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July 17, 2012

HPC Community Remembers Allan Snavely

Robert Gelber

Allan Snavely, the CTO of Lawrence Livermore National Laboratory, died unexpectedly last Saturday of an apparent heart attack. Snavely, was a well-regarded HPC expert and a co-creator of the “Gordon” supercomputer at the San Diego Supercomputer Center (SDSC). Along with his colleagues, Snavely won the SC09 storage challenge award for an early version of that system. U-T San Diego published an article on Tuesday, recounting his accomplishments. 

Snavely received his undergraduate, master’s and doctorate degrees from the University of California, San Diego. In 1994 he began working at the university’s San Diego Supercomputer Center. Along with Laura Carrington, he co-founded the Performance Modeling and Characterization laboratory in 2001.

One of the lab’s main objectives is to improve supercomputing speed and sophistication. Along with her associates, Carrington is attempting to optimize the interaction between supercomputing hardware and applications. In 2007 and 2008, she and Snavely were finalists for the Gordon Bell Prize.

 

In May of this year, Snavely left SDSC to join Lawrence Livermore National Laboratory as its new chief technology officer. The position allowed him to work at a DOE site with a stellar reputation in supercomputing, while still maintaining his connection with SDSC. Part of his new duties at the lab involved exascale research.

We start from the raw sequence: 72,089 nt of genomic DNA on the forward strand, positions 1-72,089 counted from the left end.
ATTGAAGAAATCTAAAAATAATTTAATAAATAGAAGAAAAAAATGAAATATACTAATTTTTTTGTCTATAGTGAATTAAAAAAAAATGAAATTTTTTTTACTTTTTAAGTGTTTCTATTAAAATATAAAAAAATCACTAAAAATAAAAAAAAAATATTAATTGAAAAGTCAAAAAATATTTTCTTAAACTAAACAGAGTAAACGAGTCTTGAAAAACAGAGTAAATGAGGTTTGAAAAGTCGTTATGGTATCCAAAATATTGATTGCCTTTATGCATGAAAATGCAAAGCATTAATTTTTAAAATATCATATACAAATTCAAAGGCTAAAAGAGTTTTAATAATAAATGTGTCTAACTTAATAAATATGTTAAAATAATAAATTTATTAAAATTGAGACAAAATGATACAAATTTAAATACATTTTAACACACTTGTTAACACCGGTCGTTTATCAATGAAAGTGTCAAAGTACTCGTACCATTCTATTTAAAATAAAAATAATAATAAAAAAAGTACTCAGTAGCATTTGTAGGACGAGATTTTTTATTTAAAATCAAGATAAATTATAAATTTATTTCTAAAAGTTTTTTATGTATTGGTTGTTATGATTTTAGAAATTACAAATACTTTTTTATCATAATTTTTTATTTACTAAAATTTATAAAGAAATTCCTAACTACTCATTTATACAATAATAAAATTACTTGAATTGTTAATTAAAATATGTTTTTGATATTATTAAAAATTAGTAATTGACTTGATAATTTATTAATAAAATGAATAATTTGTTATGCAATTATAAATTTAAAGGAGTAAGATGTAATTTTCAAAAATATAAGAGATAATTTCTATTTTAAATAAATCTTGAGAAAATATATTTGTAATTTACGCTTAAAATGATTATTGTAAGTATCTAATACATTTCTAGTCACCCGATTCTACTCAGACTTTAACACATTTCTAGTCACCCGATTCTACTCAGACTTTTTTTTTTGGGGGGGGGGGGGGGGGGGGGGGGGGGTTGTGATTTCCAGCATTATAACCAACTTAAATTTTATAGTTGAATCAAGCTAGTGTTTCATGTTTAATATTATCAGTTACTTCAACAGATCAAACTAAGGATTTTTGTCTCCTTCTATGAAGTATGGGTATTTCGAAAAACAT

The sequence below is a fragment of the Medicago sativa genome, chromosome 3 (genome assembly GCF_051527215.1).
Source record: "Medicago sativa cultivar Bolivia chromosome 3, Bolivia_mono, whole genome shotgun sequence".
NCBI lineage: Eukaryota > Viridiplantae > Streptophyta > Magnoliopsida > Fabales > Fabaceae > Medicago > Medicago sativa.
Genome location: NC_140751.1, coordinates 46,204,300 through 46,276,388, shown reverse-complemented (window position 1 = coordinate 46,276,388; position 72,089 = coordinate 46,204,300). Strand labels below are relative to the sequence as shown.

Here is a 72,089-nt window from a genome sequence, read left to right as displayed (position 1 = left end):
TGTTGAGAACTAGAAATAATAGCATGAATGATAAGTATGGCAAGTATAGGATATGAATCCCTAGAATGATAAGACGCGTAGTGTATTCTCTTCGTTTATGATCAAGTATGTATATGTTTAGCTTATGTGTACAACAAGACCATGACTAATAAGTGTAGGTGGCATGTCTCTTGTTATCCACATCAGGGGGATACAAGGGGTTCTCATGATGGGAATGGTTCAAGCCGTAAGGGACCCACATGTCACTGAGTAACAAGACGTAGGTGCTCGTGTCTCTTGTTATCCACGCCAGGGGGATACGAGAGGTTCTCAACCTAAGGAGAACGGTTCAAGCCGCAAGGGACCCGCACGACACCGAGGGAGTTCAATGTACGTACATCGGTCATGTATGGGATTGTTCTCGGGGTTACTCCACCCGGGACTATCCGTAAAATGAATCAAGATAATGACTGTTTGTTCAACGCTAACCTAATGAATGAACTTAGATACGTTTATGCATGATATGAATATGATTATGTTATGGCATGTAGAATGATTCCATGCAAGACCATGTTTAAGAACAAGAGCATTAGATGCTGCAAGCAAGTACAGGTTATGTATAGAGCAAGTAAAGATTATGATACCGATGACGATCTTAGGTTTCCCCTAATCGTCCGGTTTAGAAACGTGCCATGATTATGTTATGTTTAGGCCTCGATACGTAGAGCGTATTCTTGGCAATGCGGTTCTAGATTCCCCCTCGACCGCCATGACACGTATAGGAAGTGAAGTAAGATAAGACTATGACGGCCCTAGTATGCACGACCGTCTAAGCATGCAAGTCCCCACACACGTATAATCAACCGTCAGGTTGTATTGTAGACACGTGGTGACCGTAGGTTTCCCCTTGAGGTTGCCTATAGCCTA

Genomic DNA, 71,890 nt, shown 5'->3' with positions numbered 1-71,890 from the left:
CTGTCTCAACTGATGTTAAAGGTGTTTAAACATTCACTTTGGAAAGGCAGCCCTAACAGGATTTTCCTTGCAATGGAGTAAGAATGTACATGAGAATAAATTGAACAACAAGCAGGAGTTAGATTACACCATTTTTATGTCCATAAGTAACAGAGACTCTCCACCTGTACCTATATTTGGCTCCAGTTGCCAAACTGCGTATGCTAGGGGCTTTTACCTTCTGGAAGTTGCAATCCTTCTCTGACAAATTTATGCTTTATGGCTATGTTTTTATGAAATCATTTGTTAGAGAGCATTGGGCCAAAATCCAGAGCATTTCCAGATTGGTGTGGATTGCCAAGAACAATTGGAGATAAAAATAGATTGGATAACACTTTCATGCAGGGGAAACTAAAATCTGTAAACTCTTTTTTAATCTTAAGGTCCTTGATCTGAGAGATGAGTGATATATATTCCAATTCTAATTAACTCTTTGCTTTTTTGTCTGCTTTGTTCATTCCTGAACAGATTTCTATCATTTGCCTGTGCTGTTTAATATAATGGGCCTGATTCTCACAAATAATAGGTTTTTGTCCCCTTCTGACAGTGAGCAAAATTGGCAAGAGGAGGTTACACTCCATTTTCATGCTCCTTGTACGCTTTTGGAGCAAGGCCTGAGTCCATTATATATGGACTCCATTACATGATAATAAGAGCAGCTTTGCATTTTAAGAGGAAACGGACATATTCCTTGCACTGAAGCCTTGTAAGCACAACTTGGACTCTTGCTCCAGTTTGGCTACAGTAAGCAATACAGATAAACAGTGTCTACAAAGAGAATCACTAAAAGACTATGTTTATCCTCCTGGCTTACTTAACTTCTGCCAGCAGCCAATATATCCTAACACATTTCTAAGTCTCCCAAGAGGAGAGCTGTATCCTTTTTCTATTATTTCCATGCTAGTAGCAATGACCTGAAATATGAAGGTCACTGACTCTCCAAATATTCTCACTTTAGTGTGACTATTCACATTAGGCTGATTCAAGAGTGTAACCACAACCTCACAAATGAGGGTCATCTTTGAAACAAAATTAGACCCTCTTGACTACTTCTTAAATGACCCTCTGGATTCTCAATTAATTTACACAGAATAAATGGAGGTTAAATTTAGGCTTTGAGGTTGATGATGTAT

During a recent visit to SDSC, Snavely drew up a prototype for an updated, more powerful version of the Gordon supercomputer. According to center director Mike Norman, they might end up building such a system based on that sketch.

Allan Snavely was 49 years old and is survived by his 9-year-old daughter and his wife Nancy of 22 years. She recognized his passion for supercomputing, remarking, “I think he just loved the invention process. Problem-solving was his favorite thing.”

A memorial service will be held on August 12th and some faculty members at UC San Diego plan to hold a fall seminar in Snavely’s memory.

Full story at U-T San Diego